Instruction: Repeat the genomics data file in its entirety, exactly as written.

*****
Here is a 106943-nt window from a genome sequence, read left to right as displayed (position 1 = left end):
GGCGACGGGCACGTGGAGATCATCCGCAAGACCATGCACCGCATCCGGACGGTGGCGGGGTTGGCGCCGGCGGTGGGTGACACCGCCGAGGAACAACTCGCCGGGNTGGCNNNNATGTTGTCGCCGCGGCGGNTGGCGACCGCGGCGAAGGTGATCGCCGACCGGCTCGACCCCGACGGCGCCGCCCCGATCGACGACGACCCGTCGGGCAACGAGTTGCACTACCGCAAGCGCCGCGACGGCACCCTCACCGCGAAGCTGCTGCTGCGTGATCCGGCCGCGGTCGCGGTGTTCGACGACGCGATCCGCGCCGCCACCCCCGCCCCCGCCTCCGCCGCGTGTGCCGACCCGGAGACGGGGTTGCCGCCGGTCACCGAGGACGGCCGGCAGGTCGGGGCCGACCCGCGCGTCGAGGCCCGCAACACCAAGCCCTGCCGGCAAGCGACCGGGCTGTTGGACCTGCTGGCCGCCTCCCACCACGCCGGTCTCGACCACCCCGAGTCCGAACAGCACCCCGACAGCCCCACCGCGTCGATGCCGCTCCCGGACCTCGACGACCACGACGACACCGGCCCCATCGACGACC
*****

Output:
Here is a 106943-nt window from a genome sequence, read left to right as displayed (position 1 = left end):
GGCGACGGGCACGTGGAGATCATCCGCAAGACCATGCACCGCATCCGGACGGTGGCGGGGTTGGCGCCGGCGGTGGGTGACACCGCCGAGGAACAACTCGCCGGGNTGGCNNNNATGTTGTCGCCGCGGCGGNTGGCGACCGCGGCGAAGGTGATCGCCGACCGGCTCGACCCCGACGGCGCCGCCCCGATCGACGACGACCCGTCGGGCAACGAGTTGCACTACCGCAAGCGCCGCGACGGCACCCTCACCGCGAAGCTGCTGCTGCGTGATCCGGCCGCGGTCGCGGTGTTCGACGACGCGATCCGCGCCGCCACCCCCGCCCCCGCCTCCGCCGCGTGTGCCGACCCGGAGACGGGGTTGCCGCCGGTCACCGAGGACGGCCGGCAGGTCGGGGCCGACCCGCGCGTCGAGGCCCGCAACACCAAGCCCTGCCGGCAAGCGACCGGGCTGTTGGACCTGCTGGCCGCCTCCCACCACGCCGGTCTCGACCACCCCGAGTCCGAACAGCACCCCGACAGCCCCACCGCGTCGATGCCGCTCCCGGACCTCGACGACCACGACGACACCGGCCCCATCGACGACC